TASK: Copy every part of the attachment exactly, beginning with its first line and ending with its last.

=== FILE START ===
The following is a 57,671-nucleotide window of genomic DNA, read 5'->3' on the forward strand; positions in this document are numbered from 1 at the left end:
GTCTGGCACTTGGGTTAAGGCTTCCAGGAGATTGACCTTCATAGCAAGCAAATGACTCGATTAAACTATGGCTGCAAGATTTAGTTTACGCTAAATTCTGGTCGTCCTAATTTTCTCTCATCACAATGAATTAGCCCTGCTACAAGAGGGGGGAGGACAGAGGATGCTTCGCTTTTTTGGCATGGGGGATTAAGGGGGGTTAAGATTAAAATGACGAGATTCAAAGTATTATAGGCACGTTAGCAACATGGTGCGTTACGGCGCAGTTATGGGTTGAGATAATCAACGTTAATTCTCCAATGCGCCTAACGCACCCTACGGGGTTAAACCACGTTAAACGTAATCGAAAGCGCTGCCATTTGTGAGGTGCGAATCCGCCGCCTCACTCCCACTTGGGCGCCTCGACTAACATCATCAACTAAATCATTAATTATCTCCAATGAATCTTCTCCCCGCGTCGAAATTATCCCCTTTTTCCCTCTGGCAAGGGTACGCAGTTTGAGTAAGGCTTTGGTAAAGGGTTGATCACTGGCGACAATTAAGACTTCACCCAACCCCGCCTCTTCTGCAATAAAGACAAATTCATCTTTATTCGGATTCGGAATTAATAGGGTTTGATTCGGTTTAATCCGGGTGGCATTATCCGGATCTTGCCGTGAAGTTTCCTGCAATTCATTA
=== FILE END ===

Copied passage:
The following is a 57,671-nucleotide window of genomic DNA, read 5'->3' on the forward strand; positions in this document are numbered from 1 at the left end:
GTCTGGCACTTGGGTTAAGGCTTCCAGGAGATTGACCTTCATAGCAAGCAAATGACTCGATTAAACTATGGCTGCAAGATTTAGTTTACGCTAAATTCTGGTCGTCCTAATTTTCTCTCATCACAATGAATTAGCCCTGCTACAAGAGGGGGGAGGACAGAGGATGCTTCGCTTTTTTGGCATGGGGGATTAAGGGGGGTTAAGATTAAAATGACGAGATTCAAAGTATTATAGGCACGTTAGCAACATGGTGCGTTACGGCGCAGTTATGGGTTGAGATAATCAACGTTAATTCTCCAATGCGCCTAACGCACCCTACGGGGTTAAACCACGTTAAACGTAATCGAAAGCGCTGCCATTTGTGAGGTGCGAATCCGCCGCCTCACTCCCACTTGGGCGCCTCGACTAACATCATCAACTAAATCATTAATTATCTCCAATGAATCTTCTCCCCGCGTCGAAATTATCCCCTTTTTCCCTCTGGCAAGGGTACGCAGTTTGAGTAAGGCTTTGGTAAAGGGTTGATCACTGGCGACAATTAAGACTTCACCCAACCCCGCCTCTTCTGCAATAAAGACAAATTCATCTTTATTCGGATTCGGAATTAATAGGGTTTGATTCGGTTTAATCCGGGTGGCATTATCCGGATCTTGCCGTGAAGTTTCCTGCAATTCATTA